‘The Curious Incident of the Dog in the Night-Time’ (Glasgow King’s Theatre) | Review By Lewis C. Baird

National Theatre’s ‘The Curious Incident of The Dog in the Night-Time’ UK tour has arrived at Glasgow King’s Theatre. The play follows Christopher, fifteen years old, we join his journey as he stands beside Mrs Shears’ dead dog. It has been speared with a garden fork, it is seven minutes after midnight and Christopher is under suspicion. He records each fact in the book he is writing to solve the mystery of who murdered Wellington. He has an extraordinary brain. He is exceptional at maths, while everyday life presents some barriers. He has never ventured alone beyond the end of his road; he detests being touched and he distrusts strangers. When he falls under suspicion for killing his neighbour’s dog, it takes him on a journey that upturns his world. 

Connor Curren brings realism, vulnerability, comedy and heartbreaking emotion in his staggering portrayal of Christopher Boone. This character has been portrayed by actors previously that often compensate to understand the complexity that comes with Christopher, however, with Connor relating to the character’s struggles personally it brings a whole new dimension to the role. Connor’s reactions to Christopher facing over exposure or moments beyond his sensory comfortability are unfiltered, they are also more believable than in previous portrayals, this gives the audience even more of a chance to be empathetic or connect to the character. The physical track of this role is possibly the most demanding in UK theatre, being on stage for the full play and also performing intricate frantic assembly movement sequences is enough to exhaust the fittest of performers. However, throughout the performance there isn’t a dip in energy from Connor and his execution of the visually stunning choreography is sublime. This is an incredible performance from a young Scottish actor.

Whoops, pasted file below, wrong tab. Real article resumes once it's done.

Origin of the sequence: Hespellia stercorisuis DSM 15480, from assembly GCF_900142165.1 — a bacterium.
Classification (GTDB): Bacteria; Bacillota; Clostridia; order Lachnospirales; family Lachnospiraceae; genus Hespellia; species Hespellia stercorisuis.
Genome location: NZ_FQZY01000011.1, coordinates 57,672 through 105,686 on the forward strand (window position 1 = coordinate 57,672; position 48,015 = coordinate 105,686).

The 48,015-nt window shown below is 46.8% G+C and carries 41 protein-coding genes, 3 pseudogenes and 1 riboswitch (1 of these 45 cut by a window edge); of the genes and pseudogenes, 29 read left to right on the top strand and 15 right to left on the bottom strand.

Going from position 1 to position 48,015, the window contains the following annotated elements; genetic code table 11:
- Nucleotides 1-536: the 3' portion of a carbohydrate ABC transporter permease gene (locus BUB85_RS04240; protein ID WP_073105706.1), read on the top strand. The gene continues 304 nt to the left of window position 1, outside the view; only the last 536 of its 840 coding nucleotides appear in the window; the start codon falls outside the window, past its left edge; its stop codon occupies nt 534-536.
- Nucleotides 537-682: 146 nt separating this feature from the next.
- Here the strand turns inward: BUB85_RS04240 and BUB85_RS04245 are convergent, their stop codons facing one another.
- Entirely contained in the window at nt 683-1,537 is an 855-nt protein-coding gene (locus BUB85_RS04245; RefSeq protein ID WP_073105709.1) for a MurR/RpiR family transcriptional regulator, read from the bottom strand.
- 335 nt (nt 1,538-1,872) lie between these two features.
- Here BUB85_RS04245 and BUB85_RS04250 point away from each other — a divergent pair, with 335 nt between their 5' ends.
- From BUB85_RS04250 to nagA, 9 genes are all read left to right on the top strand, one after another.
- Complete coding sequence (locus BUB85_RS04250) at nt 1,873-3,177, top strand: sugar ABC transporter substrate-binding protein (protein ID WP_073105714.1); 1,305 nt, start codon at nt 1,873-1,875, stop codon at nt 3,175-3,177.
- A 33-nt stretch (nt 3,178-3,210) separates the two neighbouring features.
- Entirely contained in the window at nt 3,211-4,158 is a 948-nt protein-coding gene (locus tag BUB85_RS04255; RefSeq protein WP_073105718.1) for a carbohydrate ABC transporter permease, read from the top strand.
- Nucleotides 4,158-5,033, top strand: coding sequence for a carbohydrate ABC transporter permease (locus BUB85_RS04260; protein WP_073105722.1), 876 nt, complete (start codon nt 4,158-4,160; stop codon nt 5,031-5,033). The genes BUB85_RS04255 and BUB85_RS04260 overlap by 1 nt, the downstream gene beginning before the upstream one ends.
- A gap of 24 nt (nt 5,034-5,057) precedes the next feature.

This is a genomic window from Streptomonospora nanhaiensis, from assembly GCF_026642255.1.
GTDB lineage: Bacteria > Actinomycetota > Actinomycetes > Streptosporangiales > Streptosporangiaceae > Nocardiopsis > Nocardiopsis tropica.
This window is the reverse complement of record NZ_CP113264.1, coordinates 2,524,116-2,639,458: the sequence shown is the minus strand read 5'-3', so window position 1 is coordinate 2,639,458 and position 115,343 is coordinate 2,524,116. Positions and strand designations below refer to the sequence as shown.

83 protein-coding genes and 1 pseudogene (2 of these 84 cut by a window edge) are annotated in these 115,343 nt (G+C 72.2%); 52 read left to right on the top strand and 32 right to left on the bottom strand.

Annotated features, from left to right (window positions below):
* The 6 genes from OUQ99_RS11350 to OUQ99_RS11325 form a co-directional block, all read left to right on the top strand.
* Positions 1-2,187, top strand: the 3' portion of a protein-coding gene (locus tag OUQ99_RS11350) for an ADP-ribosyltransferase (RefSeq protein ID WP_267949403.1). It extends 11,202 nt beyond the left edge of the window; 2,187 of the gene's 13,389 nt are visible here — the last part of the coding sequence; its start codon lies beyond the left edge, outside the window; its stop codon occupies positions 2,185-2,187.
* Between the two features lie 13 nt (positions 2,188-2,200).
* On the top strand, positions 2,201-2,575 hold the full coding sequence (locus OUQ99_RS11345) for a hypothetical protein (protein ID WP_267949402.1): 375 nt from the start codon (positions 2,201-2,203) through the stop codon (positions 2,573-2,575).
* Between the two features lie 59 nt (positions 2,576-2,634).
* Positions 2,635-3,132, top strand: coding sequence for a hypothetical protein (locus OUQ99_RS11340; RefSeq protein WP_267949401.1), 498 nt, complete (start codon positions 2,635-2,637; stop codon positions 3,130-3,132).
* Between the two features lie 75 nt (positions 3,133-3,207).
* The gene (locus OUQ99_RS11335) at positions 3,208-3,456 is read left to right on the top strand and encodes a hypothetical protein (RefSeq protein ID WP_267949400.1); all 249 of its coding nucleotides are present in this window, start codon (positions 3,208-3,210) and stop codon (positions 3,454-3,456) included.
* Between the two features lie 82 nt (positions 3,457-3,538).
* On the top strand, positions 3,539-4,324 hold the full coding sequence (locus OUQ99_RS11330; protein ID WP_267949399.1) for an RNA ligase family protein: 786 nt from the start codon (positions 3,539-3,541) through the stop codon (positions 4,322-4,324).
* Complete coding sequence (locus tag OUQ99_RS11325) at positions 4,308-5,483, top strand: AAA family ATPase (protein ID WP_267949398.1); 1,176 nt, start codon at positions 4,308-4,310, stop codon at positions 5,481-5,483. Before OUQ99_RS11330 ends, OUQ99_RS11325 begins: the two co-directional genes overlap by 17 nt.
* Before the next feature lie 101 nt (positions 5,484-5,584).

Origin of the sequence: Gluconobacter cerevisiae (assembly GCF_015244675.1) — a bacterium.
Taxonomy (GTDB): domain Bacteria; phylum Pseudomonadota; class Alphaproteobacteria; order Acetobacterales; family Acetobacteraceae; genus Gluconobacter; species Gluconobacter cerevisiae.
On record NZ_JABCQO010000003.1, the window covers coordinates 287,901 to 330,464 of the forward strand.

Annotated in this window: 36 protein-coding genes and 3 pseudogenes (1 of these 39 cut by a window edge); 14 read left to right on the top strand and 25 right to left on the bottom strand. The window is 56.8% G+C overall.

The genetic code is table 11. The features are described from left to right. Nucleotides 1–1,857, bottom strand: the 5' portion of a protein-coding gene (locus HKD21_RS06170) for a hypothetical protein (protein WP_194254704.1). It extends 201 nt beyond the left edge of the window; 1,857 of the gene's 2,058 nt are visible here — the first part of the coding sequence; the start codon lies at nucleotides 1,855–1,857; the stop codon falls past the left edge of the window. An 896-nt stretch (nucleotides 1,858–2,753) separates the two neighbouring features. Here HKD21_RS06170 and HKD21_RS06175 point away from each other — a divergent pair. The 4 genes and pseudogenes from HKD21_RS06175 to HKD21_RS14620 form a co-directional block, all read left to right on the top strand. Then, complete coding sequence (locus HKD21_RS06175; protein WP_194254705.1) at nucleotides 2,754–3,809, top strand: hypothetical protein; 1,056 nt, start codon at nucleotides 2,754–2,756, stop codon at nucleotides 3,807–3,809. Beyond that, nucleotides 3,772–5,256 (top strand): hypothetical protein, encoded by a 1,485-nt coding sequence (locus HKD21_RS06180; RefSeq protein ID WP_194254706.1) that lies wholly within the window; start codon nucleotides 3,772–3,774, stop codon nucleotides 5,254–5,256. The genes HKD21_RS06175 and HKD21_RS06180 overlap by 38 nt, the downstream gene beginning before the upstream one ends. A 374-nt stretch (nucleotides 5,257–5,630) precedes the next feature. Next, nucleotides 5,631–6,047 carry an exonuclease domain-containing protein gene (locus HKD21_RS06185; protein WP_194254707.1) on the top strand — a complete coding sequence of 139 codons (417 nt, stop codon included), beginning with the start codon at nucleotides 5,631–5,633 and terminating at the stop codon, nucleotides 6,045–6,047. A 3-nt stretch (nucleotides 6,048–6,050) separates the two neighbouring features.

Rebecca Root brings light in the darkest of moments as Siobhan. Rebecca not only delivers Siobhan as one of the most open and friendly characters for Christopher to connect to, but also for the audience to resonate with her, as there is clear empathy portrayed through the dialogue and also a maternal instinct prominently present within Siobhan. This portrayal showcases Rebecca’s range and adaptability in terms of Siobhan being a present character in Christopher’s narrative while also acting as a narrator, the switching of this persona is seamless. Rebecca also delivers the heartbreaking final blow of this play with such realism and raw emotion. 

Tom Peters delivers a broken father, struggling to keep his head above water as Ed Boone. Tom manages to deliver the character’s frustration and pain in a way which doesn’t isolate him from the audience. The naturalism and realistic build of frustration within tense scenes really helps open up the character, even when Ed takes the most unthinkable actions, you understand him. Tom’s relationship with Connor’s Christopher is an endearing yet turbulent journey which drives the narrative perfectly, the two actors capture this complex relationship with such depth and emotion.